An Olympic dream fulfilled

Pipe skiers (like Simon Dumont, here) better get used to the spotlight. Stef Cande/ESPN Images

Enthusiasm for the IOC's announcement is not universal. In the months leading up to today, I've heard a few reservations expressed over the influence that Olympic competition will have on the sport of halfpipe skiing. They're worried that the Olympics might slow the progression of halfpipe skiing, or strip it of some of the individuality that currently distinguishes it. And after years of feeling ignored by the IOC and the FIS, some are wondering what's in it for them?

SBC Skier magazine and influential freeskier Anthony Boronowski went as far as to claim that it's all about the money. And maybe somebody does make a buck off Winter Olympic Ski Halfpipe somewhere along the line. I don't know. It doesn't matter. What the doubters miss when they worry whether it's all about the money is that, until today, it always has been.

Right now, halfpipe's top competitive venues are made-for-tv events. Just look at Winter X and Winter Dew Tour. Athletes at these events have their schedules packed with poster signings, promotional appearances, industry parties, and, oh yeah, the contest. I think somebody's already making a buck, don't you?

There is a marked difference in FIS-organized events, such as World Cup and World Championships, designed to function eventually as qualifying series for Olympic halfpipe competition. These lack the pageantry and the prize money of the bigger contests and have been skipped by many of halfpipe's current big names until this year, when the scent of potential Olympic glory started getting more detectable. In previous years, members of national teams such as those of Canada and France were the most regular participants.

You want progression? How about Xavier Bertoni dramatically ending Tanner Hall's three-year Winter X streak in 2009? How about Kevin Rolland doing the first double cork 12 in competition in 2010 while winning the first of four straight Winter X pipe contests? How about Justin Dorey landing the first switch double in competition at Winter X Europe? These guys are members of national teams. The dedication, discipline and focus that they practice as members of those teams is why they are pushing, progressing, halfpipe skiing so rapidly forward.

What halfpipe skiers get now, for the first time, is an opportunity to forget the poster signings, forget the schmooze time, forget the money, and focus solely on competing in halfpipe. Even better, they now have the opportunity to let their talents make them a part of something bigger than themselves.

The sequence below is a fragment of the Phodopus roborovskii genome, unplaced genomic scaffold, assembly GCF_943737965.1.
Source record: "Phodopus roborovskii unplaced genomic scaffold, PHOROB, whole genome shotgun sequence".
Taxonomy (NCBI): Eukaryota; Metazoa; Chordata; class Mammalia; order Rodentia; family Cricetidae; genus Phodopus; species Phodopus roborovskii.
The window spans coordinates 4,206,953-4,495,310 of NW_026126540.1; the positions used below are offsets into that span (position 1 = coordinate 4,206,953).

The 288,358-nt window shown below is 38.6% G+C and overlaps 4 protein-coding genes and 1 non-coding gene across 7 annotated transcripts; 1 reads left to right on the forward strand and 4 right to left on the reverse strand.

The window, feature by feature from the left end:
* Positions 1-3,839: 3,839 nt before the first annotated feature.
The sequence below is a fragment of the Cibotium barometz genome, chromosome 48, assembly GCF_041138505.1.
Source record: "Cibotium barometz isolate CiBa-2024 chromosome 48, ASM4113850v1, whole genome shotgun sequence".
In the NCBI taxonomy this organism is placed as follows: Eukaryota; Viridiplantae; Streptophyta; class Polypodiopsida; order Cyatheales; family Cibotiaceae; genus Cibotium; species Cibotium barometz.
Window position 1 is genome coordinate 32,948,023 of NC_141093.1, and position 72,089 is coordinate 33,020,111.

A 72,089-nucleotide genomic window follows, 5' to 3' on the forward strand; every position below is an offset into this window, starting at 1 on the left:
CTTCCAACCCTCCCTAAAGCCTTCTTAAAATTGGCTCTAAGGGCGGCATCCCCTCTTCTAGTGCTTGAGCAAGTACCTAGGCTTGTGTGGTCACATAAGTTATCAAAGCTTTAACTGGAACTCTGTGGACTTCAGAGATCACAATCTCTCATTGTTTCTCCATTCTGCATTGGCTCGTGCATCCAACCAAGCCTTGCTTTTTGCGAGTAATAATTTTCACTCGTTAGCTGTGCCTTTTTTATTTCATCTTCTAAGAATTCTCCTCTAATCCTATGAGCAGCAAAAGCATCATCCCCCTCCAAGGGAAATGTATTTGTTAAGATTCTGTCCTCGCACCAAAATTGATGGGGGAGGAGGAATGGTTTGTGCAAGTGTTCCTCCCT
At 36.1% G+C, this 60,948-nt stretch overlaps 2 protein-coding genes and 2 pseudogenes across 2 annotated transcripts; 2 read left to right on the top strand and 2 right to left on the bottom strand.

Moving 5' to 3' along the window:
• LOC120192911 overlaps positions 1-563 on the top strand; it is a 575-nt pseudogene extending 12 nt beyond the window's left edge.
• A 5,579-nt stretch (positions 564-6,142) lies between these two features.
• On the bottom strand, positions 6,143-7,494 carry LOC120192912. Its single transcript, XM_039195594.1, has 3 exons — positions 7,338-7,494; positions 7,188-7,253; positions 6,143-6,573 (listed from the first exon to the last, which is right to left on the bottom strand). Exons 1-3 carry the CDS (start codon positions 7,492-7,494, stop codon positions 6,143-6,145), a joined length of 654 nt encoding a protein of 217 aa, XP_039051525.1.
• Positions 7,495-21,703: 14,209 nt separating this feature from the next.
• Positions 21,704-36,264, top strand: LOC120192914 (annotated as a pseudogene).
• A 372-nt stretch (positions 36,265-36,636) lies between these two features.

Trennon Paynter, coach of the Canadian National Halfpipe Team, put it best when he described Olympic competition as "a chance to make thousands of people jump to their feet and cheer. It's a chance to have a whole country follow you when you're in the start gate." That's an experience that every athlete dreams of. Even one brought up in the nonconformist world of freeskiing.

When Tanner Hall broke both tibial plateaus two years ago, he definitively stated that he was out of competitive halfpipe skiing for good. Would you blame him? Those injuries, which required several surgeries and two full years for recovery, would be enough to make anybody submit. And after the career Hall has had, there wasn't anything left to accomplish — until today.

"The Olympics are the big reason why I'm coming back," Hall said. Earlier this winter, when Winter Olympic Pipe was still the stuff of rumor, Hall had already reversed his retirement and laid out a four-year plan culminating in a spot on the first-ever US Olympic Halfpipe Ski Team. "I had always set out to go to the Olympics in mogul skiing when I was young," Hall said last December. "No matter what, no matter whether I win or lose there, just to be able to live out my Olympic dream that I had as a kid would be pretty sweet."

This is a guy who years ago helped lead the charge away from events that existed in the Olympics at the time. After Hall's storied career outside of the mold, the mold is now conforming to the rules that he and many other great halfpipe skiers helped shape. This is not a threat to progression. It's progression on a larger scale.

It's a dream for an individual, and it's a dream for an entire movement. It's the Olympic dream, on our terms. It's exactly the dream we want to inspire in future generations of halfpipe skiers because it's the type of dream that ensures that there will be many more great ones to come.